Sunday, 21 October 2018

Coleridge and Plato's Luminous Gloom

Coleridge wrote this luminously gloomy line not once but twice in his Notebooks: first in November 1799 [1:528] and then again, almost identically save for the capitalisation of ‘Gloom’ (and an extra comma) in October 1803 [1:1558]. Critics have been, by and large, rather struck by it. Elliott B. Gose, Jr. [‘Coleridge and the Luminous Gloom: An Analysis of the “Symbolical Language” in The Rime of the Ancient Mariner, PMLA 75:3 (1960), 238-44] thinks the phrase unlocks the mysteries of the Rime. More proportionately, James Vigus, in his powerful study Platonic Coleridge (Leeds: LEGENDA 2009), sees the line as indicative of ‘Coleridge’s characterization of Plato as a mystic’:
The polarity of nonsense and truth, ‘dark with excessive bright’ is reflected in the [luminous gloom] image, which was so adhesive to Coleridge’s mind that he uses identical expressions in Notebook entries separated by years. [Vigus, 21]
Vigus stresses that if STC thought Plato wrote ‘nonsense’ it was at least ‘dear gorgeous nonsense, worth unravelling’; and he points out that the November 1799 notebook entry is followed by the following bit of drafted (unpublished) Coleridgean verse:
Mist as from a volcano—
Waterfall rolled after long looking at like a segment of a Wheel
—the rock gleaming thro’ it—
Amid the roar a noise as of innumerable grasshoppers or of spinning wheels [Notebooks 1:529]
Vigus goes on to pick out several related images from Coleridge's writing: a description of the religious mystic Jacob Boehme as one who ‘contemplated Truth and the forms of Nature thro’ a luminous Mist, the vaporous darkness rising from his Ignorance and accidental peculiarities of fancy and sensation, but the Light streaming into it from his inmost Soul’ and the ‘fair luminous mist’ of Dejection; an Ode. [Vigus, 22], amongst others. We could add many other examples. In 1802, for instance, he records in that Statius's nec caret umbra Deo (Thebiad 4:425) is ‘obscure indeed, but certainly profound’. The Latin means: ‘nor even the shadows lack Divinity’ [Notebooks 1:1179].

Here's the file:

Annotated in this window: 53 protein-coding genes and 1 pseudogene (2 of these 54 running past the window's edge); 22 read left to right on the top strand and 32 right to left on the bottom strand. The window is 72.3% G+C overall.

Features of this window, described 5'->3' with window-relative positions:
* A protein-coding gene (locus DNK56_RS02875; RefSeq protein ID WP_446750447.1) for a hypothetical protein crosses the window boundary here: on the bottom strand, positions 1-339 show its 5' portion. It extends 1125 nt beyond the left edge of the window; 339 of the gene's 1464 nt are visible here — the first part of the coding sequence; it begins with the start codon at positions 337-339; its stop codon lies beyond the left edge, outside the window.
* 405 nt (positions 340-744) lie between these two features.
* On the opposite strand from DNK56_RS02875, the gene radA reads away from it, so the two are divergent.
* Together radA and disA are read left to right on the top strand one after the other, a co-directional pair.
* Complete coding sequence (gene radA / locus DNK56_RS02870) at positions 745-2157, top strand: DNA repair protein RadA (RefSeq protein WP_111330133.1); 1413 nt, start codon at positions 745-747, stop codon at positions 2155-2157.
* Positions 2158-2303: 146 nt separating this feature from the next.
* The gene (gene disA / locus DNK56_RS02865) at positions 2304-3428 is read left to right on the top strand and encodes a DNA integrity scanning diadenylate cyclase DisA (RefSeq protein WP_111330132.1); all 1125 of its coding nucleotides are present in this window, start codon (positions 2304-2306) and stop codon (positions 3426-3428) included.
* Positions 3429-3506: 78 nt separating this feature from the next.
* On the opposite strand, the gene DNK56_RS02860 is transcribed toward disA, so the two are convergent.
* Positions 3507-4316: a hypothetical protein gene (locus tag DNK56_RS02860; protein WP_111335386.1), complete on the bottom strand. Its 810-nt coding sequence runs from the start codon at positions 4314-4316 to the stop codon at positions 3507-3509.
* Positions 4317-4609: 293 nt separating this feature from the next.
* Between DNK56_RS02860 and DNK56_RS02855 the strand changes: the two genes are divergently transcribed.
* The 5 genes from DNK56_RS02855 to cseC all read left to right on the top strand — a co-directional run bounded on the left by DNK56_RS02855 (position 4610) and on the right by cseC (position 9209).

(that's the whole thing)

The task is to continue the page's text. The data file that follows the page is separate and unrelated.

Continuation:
It seems nobody has noted that ‘luminous gloom’ is not Coleridge's coinage. He is quoting Dionysius the Areopagite, or as scholars now insist on calling him, pseudo-Dionysius the Areopagite (a much cooler name, I think: as if he wasn't a human being who happened to be called Dionysius like various other famous men, but was some kind of synthetic man or android). Anyway: Dionysius's Περὶ μυστικῆς θεολογίας (‘On Mystical Theology’, which probably dates to the early 6th century, but which Coleridge may have thought was a 1st-century work) ponders how we can view God, since God Himself is ‘viewless’, or invisible. The work argues that we approach God's brilliance and light through a mystic darkness, and that the mystery of the Trinity abides in a ὑπέρ-φωτον γνόφον, a ‘hyper-luminous gloom’. This little phrase is a famous bit of pseudo-Dionysius's work, actually (it occurs at the beginning of the opening prayer of the On Mystical Theology) and fairly widely known.